The inertial comp
ensators were fully combat rated for the era that the D model Panther had been in service, but little had been done to modernize the Kaleidoscope’s system because the design of those systems was dependant on a particular vessels’ structural design; Kaleidoscope had never been altered to accommodate them. That being the case, driving the compensators much past their normal limits could result in damage to human organs when it tried to suppress motions like heartbeats and breathing. The cages were intended to give that last bit of protection in an extreme situation. The Panther D originally had crash-cages for all four, unarmored, crew members on the command deck, but Kaleidoscope only had cages for the remaining two pilot positions, and they had not been used in fifty years. By current technology standards it was crude, but the standing joke was that they could keep a side of beef alive. The activation of a crash-cage had always been looked upon as the act of someone with few remaining options.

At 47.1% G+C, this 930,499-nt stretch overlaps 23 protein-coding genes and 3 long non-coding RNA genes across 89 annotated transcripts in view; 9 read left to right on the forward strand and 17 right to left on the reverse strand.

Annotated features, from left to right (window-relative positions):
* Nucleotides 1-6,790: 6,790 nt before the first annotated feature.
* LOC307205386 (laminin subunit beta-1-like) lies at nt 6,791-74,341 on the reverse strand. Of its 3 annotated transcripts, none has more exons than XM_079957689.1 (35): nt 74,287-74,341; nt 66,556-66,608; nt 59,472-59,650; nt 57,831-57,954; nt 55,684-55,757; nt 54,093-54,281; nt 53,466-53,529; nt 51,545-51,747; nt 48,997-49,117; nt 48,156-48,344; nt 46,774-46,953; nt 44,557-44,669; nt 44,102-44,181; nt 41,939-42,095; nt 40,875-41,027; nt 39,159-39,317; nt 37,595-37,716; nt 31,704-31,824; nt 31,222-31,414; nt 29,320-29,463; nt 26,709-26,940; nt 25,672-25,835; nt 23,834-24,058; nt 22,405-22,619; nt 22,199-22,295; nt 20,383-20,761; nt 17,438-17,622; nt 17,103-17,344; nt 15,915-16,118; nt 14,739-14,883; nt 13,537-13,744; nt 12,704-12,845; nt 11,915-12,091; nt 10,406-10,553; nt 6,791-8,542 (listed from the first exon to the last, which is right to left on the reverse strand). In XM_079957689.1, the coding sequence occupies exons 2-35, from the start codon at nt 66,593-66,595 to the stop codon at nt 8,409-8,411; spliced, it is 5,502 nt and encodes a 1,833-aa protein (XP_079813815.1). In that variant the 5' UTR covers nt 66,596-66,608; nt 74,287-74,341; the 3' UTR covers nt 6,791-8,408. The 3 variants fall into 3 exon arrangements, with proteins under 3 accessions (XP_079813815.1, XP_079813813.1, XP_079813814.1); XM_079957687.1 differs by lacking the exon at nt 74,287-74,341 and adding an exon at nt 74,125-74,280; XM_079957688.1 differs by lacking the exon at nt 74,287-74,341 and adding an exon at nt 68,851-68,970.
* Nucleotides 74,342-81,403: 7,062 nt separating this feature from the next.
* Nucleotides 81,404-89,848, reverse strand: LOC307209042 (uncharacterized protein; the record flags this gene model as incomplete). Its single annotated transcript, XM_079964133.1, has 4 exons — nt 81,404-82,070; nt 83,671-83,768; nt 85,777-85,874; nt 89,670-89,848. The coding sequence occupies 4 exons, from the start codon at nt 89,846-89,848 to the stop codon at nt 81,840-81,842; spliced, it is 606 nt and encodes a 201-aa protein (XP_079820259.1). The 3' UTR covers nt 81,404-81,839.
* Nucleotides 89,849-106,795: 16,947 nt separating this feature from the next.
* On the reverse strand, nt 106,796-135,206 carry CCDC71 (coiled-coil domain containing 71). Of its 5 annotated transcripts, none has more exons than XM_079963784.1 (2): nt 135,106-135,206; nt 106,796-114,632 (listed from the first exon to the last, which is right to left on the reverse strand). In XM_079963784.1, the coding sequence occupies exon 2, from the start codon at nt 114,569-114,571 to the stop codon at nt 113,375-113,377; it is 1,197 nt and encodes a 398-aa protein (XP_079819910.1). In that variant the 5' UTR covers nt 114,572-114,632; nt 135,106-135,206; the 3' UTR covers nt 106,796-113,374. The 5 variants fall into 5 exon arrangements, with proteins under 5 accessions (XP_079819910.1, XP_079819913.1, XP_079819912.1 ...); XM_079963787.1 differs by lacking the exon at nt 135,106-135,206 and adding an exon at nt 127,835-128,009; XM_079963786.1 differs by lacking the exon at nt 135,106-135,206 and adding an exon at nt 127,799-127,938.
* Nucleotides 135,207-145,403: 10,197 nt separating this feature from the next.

“WARNING – FORWARD SCREENS ARE NOT DESIGNED FOR THE ORDERED POWER INCREASE. SERVICE LIFE WILL BE SEVERELY DEGRADED.”
“Acknowledged! Transfer main display to my helmet system. Display overhead trajectory data and projected impact point of the Hahn Station and Kaleidoscope’s position.”